Oban-based scientists assist crisis response
CONFIRMATION that diesel has begun leaking from the stranded Transocean Winner platform, which ran aground on the Isle of Lewis last Monday, has sparked concern over the likely destination and environmental impact of the oil spill, writes Dr Keri Wallace, of the Scottish Association for Marine Science (SAMS).
Scientists from SAMS are providing ongoing expert input into the response process for the crisis.
At the time of writing, the exact quantity of diesel oil leaked off Lewis was still unknown but the make-up of the substance being released, already tells us quite a lot.
Marine diesel is usually broken up into tiny droplets by wind and wave action, and moved away from the spill-site by ocean currents within a day or less. For this reason there is seldom any oil to physically recover from the water’s surface. The tiny oil droplets dispersed throughout the body of water don’t just disappear. They tend to stick to small particles floating in the seawater, before eventually sinking and settling- out on the seabed.
Images of thick black oil slicks are not usually associated with spills of marine diesel such as this. Instead diesel oil is not sticky or viscous, and at the coast is washed off the shore- line quickly by waves and tidal currents. Where the fuel does penetrate into coastal soils or sands it is naturally degraded by microbes in one to two months.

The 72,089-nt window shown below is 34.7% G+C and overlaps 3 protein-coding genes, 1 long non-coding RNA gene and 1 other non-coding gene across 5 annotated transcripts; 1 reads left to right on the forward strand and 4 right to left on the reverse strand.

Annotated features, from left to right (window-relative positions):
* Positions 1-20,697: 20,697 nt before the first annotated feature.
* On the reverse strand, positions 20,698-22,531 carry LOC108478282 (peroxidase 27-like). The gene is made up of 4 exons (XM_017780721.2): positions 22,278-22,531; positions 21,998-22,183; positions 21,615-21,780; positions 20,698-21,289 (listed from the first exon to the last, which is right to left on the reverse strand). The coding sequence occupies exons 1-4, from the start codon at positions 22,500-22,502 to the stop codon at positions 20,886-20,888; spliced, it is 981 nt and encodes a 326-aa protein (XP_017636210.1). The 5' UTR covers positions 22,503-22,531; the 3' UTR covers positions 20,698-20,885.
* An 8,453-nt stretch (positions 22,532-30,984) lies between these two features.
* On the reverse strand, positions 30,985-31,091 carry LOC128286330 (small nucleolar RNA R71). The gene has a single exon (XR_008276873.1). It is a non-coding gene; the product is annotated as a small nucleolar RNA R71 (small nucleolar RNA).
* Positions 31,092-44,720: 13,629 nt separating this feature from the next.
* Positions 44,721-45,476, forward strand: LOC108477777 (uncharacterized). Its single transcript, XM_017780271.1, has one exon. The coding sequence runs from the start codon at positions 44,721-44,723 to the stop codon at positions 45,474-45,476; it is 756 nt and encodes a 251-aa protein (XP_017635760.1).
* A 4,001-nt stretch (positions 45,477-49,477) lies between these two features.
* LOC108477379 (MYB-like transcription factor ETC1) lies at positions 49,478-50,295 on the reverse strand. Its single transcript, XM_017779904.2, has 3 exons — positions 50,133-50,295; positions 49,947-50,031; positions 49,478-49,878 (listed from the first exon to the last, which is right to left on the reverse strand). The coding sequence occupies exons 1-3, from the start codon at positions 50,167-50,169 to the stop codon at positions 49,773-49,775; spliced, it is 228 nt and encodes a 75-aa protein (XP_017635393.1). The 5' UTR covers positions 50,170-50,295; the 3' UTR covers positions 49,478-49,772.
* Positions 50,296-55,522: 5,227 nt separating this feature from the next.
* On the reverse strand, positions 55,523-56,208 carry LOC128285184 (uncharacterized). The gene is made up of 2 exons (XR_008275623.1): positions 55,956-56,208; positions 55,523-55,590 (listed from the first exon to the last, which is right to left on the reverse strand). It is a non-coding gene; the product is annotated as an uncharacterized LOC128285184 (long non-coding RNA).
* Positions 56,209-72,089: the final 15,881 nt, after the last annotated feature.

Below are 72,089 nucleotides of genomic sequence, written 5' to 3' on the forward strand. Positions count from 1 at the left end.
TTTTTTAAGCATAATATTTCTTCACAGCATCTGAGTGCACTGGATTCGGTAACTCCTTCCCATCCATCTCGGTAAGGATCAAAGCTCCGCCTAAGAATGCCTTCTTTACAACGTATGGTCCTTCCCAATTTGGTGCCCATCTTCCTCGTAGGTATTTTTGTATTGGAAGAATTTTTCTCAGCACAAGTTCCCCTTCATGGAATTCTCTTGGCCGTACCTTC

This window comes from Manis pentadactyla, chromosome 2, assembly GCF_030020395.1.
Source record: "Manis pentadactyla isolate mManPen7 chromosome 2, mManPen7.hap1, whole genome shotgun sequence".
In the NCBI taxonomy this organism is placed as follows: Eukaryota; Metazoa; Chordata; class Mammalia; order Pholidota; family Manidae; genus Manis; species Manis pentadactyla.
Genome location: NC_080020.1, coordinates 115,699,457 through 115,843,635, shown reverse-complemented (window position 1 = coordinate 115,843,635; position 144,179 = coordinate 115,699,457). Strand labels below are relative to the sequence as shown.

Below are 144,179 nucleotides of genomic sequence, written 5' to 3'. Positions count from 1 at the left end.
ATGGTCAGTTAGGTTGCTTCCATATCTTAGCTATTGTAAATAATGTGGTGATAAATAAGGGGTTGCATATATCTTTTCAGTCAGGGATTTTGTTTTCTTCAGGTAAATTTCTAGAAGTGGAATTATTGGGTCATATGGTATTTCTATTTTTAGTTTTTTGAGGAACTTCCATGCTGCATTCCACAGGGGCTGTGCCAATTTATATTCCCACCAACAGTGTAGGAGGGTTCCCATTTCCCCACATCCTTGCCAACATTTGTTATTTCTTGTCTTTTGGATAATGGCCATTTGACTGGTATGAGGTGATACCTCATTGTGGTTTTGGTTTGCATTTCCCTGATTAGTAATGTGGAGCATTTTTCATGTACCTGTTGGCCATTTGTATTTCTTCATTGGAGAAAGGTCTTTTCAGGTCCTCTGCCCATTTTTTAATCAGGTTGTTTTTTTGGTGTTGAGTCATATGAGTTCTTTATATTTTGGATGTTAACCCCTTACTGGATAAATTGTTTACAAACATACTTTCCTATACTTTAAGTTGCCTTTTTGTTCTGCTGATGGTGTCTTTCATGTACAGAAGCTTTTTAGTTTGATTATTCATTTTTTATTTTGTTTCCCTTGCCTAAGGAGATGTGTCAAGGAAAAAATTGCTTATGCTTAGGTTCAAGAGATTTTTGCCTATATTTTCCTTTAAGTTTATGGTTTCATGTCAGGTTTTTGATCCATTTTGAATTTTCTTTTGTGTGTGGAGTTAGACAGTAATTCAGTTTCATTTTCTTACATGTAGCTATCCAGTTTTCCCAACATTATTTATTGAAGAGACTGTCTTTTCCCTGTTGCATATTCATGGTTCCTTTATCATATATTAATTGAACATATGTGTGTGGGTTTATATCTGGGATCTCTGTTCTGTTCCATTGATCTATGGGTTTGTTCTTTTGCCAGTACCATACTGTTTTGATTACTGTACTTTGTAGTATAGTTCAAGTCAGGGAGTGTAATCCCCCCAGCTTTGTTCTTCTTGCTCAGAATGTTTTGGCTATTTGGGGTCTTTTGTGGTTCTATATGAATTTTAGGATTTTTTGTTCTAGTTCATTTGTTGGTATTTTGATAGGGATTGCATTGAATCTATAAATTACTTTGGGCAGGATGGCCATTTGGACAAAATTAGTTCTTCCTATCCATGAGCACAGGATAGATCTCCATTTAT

Diesel is commonly regarded as one of the most toxic types of fuel oil, capable of killing most marine life that comes into direct contact with it. In open water however, diesel spills are usually dispersed so quickly that few fish and birds are affected. This is particularly the case in exposed coastal locations such as those found around the Western Isles.
It is the location and unique circumstances of each diesel leak that determine which specific environmental impacts are most likely. For example, consequences can be serious where diesel is trapped and concentrated in coastal areas or where prevailing conditions transport the fuel into nesting bird colonies, fish farms or areas of conservation importance. For this reason it is important for emergency oil spill responders to understand exactly how dispersed diesel spills will be moved by currents and tidal flows around the site.
Oceanographers at SAMS have expertise in oil spill trajectory modelling and are currently providing ocean forecasts to Marine Scotland Science, the central co- ordinators of the crisis response.